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Time to think a little more ambitiously

Sep 04, 2018

David Boyle writes:

I watched the recent film Their Finest last weekend, with Bill Nighy and my favourite actress, Gemma Arterton, and very much enjoyed it. I am fascinated by the wartime media (and wrote about it in my book V for Victory). It is a romantic comedy set around a film set, as the writing team struggle to make sense of a new script about Dunkirk, within a whole range of new constraints imposed by one authority after another.

My complaint was that as boy and girl finally kissed, he was killed by a falling gantry. It was a desperate plot device that emerged neither from events nor characters – a little like the famous cheat where Thomas Hardy condemns Tess of the d’Urbervilles because she slips the letter, not just under her lover’s door, but under the carpet as well.

What was particularly irritating about their disposal of the hero in Their Finest was that the reason was obvious. It was the only way the heroine could end the film as a confident, independent young woman, earning own living/washing own knickers – which is the only ending currently acceptable to the zeitgeist.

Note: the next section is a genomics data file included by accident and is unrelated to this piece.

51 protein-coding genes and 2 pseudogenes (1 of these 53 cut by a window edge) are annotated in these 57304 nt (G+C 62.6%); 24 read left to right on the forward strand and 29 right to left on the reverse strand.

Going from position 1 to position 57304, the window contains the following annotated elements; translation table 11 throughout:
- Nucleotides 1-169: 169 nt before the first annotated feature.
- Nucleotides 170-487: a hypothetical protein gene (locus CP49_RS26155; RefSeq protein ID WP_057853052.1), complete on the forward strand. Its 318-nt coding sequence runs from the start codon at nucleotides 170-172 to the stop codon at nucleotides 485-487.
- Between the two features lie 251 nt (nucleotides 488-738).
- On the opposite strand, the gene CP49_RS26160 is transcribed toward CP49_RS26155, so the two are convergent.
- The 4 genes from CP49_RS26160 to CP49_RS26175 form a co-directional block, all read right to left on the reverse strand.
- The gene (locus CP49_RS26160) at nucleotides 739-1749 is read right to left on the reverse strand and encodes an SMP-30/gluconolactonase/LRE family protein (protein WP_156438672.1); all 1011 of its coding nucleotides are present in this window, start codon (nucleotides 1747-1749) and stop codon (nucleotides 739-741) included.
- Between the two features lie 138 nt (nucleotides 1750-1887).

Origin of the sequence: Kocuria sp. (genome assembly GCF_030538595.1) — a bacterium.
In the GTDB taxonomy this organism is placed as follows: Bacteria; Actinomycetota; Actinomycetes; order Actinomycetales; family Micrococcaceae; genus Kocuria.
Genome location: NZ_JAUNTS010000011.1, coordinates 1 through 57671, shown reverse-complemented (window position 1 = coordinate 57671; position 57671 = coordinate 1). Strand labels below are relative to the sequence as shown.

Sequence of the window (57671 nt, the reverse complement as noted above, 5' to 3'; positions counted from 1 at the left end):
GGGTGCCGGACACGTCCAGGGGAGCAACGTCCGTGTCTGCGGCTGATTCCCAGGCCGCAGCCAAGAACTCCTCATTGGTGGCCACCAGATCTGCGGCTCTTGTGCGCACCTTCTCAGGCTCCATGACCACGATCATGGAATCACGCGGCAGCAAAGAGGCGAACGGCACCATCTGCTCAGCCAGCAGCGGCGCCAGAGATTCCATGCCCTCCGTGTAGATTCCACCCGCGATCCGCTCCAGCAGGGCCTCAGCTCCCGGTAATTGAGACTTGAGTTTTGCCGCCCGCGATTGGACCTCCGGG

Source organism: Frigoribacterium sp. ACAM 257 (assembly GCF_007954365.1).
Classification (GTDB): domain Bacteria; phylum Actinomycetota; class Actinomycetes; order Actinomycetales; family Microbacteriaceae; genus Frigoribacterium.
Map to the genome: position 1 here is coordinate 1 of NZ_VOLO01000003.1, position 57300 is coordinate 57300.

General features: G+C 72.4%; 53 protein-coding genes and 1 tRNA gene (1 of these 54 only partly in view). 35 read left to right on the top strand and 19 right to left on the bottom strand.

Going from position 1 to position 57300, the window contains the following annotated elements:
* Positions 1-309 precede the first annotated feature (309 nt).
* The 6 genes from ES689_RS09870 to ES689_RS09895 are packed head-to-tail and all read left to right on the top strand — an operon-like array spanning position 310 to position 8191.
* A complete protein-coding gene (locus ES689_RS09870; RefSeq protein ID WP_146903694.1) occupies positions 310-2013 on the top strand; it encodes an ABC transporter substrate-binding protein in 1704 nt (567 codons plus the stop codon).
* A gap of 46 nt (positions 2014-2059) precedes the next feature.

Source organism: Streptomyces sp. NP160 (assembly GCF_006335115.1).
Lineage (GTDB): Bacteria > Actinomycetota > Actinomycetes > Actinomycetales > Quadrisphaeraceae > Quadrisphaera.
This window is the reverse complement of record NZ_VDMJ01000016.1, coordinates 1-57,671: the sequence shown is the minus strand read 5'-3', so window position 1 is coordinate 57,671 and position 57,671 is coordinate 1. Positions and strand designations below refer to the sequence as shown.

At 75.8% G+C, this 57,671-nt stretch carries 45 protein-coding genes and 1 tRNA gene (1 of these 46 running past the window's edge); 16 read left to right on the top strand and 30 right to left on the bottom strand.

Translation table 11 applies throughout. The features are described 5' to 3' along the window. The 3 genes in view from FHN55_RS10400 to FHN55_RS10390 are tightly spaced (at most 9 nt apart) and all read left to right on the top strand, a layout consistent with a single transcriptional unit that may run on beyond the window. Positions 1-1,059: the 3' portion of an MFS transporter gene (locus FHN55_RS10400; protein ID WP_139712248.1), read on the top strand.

And I thought they might, we might, aspire to being just a little more ambitious, and a little braver.
I thought of this again in the light of an unusually trenchant piece of criticism I received, anonymously of course, on the end of one of my blogs, suggesting that I should blog rather less and should never, ever, use the word I.

I’ve been lucky enough to avoid most online abuse (except of course when I write for the Guardian, where monsters live below the line). The first accusation is definitely correct – but perhaps should have been levelled at me in 2013/14, when I was blogging seven days a week. Even so, probably still right.

But I wanted to take issue with the second complaint. The reason I blog so much in the first person is not because I am obsessed with myself (though I am, of course!). It is because I want to relate my opinions to the lived experience of an individual.

I also think, when you say something in public, you have some responsibility to explain why you believe it and to link yourself to it in some way. Personally (again), I have a horror of bland, objective opinion which tries to pretend it came down from heaven, ready-formed.

What is the connection with Their Finest? It is that we deserve better of ourselves than to fall back on the ex-cathedra platitudes which everyone believes. We should dare to think just a little different.

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